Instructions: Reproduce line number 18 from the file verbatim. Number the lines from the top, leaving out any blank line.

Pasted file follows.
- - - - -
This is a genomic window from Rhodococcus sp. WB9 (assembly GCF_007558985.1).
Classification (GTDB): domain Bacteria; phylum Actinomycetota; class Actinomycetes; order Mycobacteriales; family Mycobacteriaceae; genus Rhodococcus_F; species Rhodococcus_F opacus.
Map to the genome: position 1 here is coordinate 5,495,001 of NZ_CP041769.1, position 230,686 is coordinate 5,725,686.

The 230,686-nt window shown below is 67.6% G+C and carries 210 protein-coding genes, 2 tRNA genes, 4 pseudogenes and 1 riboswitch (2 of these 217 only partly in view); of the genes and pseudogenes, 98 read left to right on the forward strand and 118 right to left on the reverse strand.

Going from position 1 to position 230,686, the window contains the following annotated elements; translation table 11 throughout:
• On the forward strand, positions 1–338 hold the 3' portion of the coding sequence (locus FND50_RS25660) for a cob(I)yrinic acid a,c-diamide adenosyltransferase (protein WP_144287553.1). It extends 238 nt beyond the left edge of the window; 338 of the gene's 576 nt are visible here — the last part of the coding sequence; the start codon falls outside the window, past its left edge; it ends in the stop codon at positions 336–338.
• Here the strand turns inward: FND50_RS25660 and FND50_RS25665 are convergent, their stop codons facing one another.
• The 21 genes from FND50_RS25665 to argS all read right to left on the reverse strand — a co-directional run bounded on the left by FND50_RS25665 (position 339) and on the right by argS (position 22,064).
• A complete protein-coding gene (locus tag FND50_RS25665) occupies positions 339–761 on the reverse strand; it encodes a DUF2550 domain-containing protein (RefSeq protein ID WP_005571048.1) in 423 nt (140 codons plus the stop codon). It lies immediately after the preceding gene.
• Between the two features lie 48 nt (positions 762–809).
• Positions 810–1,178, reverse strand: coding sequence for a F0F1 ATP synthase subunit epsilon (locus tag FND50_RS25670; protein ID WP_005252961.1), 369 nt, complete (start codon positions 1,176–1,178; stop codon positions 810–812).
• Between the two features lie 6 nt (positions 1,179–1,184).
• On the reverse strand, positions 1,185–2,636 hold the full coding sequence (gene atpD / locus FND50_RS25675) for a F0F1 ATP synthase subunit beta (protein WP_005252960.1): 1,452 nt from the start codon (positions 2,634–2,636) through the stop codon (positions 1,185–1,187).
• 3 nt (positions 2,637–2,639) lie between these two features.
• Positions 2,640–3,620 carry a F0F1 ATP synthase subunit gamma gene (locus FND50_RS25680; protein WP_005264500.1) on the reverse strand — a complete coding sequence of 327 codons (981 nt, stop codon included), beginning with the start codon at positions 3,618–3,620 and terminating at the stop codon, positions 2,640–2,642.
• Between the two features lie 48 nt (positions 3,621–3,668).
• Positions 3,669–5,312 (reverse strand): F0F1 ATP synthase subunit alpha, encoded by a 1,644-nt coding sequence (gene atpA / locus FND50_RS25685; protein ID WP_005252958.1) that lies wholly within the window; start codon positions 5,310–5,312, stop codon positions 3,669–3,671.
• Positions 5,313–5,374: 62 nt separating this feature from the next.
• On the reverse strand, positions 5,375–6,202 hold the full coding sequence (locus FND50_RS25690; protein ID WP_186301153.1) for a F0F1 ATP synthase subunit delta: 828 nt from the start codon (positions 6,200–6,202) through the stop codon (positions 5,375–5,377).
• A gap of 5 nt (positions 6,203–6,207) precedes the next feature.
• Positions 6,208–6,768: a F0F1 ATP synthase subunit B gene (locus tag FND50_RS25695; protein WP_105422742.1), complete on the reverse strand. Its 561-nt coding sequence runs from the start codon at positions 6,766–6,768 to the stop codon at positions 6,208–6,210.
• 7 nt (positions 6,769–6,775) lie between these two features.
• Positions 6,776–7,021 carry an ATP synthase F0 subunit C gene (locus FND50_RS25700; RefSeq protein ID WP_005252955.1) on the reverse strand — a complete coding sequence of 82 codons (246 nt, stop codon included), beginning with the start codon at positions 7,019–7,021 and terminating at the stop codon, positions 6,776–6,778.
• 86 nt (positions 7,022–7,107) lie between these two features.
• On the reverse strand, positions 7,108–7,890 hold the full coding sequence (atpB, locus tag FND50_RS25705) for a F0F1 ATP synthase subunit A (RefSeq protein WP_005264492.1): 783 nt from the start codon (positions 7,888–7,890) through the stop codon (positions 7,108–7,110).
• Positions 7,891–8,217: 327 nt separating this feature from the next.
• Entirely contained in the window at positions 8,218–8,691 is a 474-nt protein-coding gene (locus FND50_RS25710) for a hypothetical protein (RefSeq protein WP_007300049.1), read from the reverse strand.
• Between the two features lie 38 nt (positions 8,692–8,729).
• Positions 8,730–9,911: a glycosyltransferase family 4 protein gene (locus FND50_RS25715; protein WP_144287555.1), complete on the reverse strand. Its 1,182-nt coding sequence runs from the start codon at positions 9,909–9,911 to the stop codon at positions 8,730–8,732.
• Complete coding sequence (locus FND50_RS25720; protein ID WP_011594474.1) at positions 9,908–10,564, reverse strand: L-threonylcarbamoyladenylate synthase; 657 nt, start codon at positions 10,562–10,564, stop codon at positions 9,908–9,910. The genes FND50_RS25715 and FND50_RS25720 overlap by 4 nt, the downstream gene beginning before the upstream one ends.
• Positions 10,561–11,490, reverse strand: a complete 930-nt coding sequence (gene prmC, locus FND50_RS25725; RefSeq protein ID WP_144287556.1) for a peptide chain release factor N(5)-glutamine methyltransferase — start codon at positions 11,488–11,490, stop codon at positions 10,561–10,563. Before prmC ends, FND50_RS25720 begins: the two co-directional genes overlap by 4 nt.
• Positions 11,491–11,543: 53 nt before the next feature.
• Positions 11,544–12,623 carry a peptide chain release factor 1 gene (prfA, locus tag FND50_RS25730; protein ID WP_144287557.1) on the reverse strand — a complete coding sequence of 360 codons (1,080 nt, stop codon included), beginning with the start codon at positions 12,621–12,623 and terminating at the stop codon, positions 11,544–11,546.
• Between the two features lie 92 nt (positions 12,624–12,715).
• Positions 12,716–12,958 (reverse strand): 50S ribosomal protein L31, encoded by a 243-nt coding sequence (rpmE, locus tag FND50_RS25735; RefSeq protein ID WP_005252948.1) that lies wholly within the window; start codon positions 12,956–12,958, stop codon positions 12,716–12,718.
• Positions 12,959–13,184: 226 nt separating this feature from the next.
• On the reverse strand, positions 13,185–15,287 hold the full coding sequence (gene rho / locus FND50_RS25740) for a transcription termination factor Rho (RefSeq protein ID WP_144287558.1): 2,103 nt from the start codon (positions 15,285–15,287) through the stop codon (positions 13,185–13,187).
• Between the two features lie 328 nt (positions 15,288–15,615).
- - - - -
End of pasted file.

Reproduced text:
• Positions 5,313–5,374: 62 nt separating this feature from the next.